Last night, the Research & Development Council of New Jersey honored 12 research teams with its esteemed Edison Patent Awards. The 37th annual event, held at the Liberty Science Center (LSC), Jersey City, recognizes the most innovative patent work done in the state in a number of high-tech industry categories, such as industrial process, medical, defense, biotechnology, energy, telecommunications, drug delivery and more.
Teams from AdvanSix (Honeywell), ExxonMobil, Immunomedics, Lockheed Martin, Merck, NJIT, Nokia Bell Labs, Princeton Plasma Physics Laboratory, Rutgers University (recipient of two awards, one co-owned with Matinas BioPharma), Siemens and TE Connectivity were all honored. In total, they represented 40 inventors.
The entrees are reviewed by some of the state’s top researchers. Nominations are scored based on their significance of problem solving, utility, novelty and commercial impact.
Anthony Cicatiello, president of the Council, told the audience of scientists gathered inside the LSC’s cavernous IMAX Theatre, that “You are helping answer the biggest questions of our time. We see our future in you, and we realize that the future is bright.”
Paying tribute to New Jersey inventor Thomas Edison, Troy C. Sarich, Council chairman and vice president of real world evidence at Janssen, said that the state’s research community was developed on the shoulders of Edison. “His [research] diversity led to several industries, many of which are operating here.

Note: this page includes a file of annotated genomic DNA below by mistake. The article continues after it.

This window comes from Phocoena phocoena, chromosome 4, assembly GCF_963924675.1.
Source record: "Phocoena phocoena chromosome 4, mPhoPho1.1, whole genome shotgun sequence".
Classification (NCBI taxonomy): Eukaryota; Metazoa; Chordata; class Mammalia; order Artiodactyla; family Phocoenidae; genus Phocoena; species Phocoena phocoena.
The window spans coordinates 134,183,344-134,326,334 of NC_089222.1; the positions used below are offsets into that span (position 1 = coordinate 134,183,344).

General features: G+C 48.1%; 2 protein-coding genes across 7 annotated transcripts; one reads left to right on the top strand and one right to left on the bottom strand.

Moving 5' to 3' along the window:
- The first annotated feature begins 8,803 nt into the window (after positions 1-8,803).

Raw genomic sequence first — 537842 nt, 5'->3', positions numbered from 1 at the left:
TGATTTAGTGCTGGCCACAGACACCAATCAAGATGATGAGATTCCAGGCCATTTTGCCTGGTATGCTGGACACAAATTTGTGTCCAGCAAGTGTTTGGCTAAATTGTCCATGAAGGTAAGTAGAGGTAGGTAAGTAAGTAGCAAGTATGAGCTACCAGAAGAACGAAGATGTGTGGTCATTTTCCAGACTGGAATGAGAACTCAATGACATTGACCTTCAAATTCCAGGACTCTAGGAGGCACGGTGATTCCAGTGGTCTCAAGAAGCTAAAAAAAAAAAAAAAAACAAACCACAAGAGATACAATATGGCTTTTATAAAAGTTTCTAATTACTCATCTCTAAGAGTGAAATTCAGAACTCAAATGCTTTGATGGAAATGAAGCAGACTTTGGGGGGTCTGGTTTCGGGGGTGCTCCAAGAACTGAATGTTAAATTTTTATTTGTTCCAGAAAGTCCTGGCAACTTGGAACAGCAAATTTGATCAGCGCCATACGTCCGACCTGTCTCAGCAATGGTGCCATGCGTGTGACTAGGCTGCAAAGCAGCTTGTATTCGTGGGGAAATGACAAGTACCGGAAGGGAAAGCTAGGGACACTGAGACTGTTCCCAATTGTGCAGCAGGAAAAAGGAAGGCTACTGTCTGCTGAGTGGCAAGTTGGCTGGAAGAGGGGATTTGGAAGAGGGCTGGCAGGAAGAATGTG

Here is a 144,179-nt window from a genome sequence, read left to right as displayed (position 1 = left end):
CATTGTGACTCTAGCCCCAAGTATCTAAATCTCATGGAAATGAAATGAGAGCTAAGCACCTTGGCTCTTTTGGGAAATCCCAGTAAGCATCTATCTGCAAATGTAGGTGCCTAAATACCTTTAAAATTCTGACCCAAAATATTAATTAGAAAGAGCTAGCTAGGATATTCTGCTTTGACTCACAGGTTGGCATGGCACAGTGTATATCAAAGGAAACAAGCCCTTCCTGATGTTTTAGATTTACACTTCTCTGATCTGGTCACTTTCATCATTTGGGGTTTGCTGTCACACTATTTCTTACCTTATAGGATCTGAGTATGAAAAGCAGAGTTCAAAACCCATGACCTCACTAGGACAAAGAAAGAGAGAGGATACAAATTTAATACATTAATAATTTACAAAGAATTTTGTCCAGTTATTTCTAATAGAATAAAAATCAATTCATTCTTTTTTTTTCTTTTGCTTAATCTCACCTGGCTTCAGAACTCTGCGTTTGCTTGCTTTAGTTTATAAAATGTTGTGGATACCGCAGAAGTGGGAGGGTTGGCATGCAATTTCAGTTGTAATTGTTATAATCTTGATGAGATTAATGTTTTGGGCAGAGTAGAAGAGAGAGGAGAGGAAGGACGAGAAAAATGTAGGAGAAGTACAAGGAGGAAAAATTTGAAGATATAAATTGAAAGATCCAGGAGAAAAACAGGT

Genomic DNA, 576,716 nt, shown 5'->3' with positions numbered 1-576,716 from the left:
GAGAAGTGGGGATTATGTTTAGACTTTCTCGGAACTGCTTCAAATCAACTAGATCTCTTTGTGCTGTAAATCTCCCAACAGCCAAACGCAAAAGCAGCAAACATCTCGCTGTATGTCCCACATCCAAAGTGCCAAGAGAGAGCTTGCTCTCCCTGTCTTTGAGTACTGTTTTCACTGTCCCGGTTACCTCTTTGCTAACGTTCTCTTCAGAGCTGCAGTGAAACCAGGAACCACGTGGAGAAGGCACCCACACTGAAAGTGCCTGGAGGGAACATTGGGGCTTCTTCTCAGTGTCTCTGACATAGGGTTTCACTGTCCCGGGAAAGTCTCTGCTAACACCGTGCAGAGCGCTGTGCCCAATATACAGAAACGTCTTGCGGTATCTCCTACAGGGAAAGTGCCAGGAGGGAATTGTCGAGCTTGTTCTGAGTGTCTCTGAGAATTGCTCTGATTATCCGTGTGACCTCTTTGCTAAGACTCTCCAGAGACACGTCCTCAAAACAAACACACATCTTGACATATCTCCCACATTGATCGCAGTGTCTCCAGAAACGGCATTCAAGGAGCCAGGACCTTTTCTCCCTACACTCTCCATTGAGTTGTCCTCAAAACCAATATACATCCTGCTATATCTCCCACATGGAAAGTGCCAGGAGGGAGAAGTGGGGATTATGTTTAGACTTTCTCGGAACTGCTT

Marcus Weldon, president of Bell Labs and corporation chief technology officer at Nokia, received the Science & Technology medal. With a career that spans 20 years at Bell Labs, he told the audience that the institution helps “solve the world’s problems” and “enables new realities.”
He told New Jersey business that Bells Labs has recently hired between 70 and 75 employees in the state these past three years. “While Silicon Valley gets a lot of press coverage, the top talent is still at Bell Labs and in New Jersey,” he said. “We have the existing talent that is being augmented with new talent (new hires). That means experience and knowledge with new vision. … That is the magic of Bell Labs.”
The R&D Council also honored former New Jersey Economic Development Authority CEO Caren Franzini and Stevens Institute of Technology President Dr. Nariman Farvardin for their unique contributions to research and development, business and STEM (Science, Technology, Engineering and Mathematics) education.
Caren Franzini received the Chairman’s Award for her role as former CEO of the New Jersey Economic Development Authority in which she developed countless public and private sector partnerships, policies and economic growth incentives that supported the advancement of New Jersey’s STEM economy. Caren has worked for several governors and has for more than two decades been universally respected by public officials across our state.
Stevens Institute of Technology President Nariman Farvardin was honored as Educator of the Year. During President Farvardin’s tenure, Stevens, the Innovation University™, has won the title at the national Solar Decathlon, has consistently been ranked by U.S. News & World Report as one of the nation’s top institutions, and has held the No. 3 rank for its return on investment under the PayScale reporting.Related Articles: